You know it’s been 16 years since the first Mission Impossible movie? That’s pretty terrifying, I remember seeing that at the cinema. Anyhoo, two sequels have been and gone in the meantime, and Tom Cruise has returned for an unexpected fourth helping. Except it didn’t really feel like more of the same. In fact I got a stronger feeling that this was like what the James Bond franchise could well have been, had they not gone for a disappointing ‘darker’ reboot in recent years.
I’ve never been much of a Cruise fan, and while the previous films had been enjoyable, they was firmly in my mind as above-average popcorn movies. I’m not sure how this latest installment fits into the picture though, and while I did enjoy it a lot, it had an unexpected flavour.
Sure, a lot of it was business as usual: impossible missions, a mix of traditional and modern set-pieces (from Cold War kitsch Moscow to dazzling Dubai), and the expectedly ridiculous future-tech. Simon Pegg though? I’m glad to see a Brit do well abroad, but they really need to judge where to put him. His part in Star Trek’s reboot was worrying but turned out great, I’m not so sold on his comic relief role in this. Too much bumbling at stupid times, too many incredulous reactions, how did he make it to the team? His gadgets seem to go wrong at pretty much every turn.
The female lead didn’t have much impact, I don’t know her name still. She seemed to be battling with indigestion a lot of the time, given her clenched-teeth reactions to her missions. Tom and other guy were alright, they seemed to be acting like they were in the usual M.I. movies. Some really naff lines in there though “We all have our secrets… *looks moodily to the side*”. Really??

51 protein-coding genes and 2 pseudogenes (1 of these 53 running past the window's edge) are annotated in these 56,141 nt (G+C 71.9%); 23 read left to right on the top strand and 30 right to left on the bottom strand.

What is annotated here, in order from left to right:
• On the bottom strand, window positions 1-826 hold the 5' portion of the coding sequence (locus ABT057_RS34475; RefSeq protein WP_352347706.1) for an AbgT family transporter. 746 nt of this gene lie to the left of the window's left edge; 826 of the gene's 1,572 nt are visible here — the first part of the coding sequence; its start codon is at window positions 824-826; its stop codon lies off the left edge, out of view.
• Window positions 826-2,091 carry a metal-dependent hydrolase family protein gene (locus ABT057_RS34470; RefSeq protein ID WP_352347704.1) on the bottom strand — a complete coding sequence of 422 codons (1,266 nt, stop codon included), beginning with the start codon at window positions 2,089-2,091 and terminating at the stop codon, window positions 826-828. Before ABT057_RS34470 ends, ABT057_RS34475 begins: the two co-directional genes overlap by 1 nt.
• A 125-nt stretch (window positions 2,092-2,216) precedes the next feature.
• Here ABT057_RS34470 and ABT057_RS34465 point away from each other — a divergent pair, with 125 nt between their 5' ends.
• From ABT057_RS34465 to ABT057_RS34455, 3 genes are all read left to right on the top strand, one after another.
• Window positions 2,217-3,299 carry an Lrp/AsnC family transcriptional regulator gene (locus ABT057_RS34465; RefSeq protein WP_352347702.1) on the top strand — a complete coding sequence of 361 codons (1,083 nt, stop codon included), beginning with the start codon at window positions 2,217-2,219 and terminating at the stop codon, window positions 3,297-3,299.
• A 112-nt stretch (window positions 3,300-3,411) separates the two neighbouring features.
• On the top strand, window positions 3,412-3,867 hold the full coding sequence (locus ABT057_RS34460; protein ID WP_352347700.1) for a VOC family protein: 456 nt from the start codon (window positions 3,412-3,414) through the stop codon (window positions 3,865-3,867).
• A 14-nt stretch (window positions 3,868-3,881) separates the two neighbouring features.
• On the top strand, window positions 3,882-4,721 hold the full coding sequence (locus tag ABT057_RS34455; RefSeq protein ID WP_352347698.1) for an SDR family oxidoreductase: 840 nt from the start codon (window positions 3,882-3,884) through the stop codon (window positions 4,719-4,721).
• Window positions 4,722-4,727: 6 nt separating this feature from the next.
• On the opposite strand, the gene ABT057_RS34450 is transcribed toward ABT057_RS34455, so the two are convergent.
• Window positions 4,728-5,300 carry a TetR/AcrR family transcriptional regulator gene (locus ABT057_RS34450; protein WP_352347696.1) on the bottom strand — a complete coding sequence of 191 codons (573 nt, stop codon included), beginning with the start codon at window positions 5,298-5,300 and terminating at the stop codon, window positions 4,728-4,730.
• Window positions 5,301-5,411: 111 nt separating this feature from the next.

This all sounds very negative, but all in all it did everything well when it committed to the moment. The eye-popping set-pieces, chases and shocks were done brilliantly, I’d expect nothing less than a surprising but exciting team of Pixar veteran Brad Bird directing, and JJ Abrams behind the scenes. Plenty of thrills and spills, and would have made a brilliant action movie on its own.
It’s the dabbling in comedy I found difficult to grapple with, almost reaching spoof levels at times. I loved the wry humour of pre-boot Bond, but this overshot the mark a little.
I’d certainly recommend seeing it, and it’s rare for a franchise (one assumes) so late in its cycle to hold its course. I might not be waiting excitedly for a fifth entry – after all, the shortest time between sequels has been 4 years – but I’ll happily fork over my futuristic space-money when it finally arrives.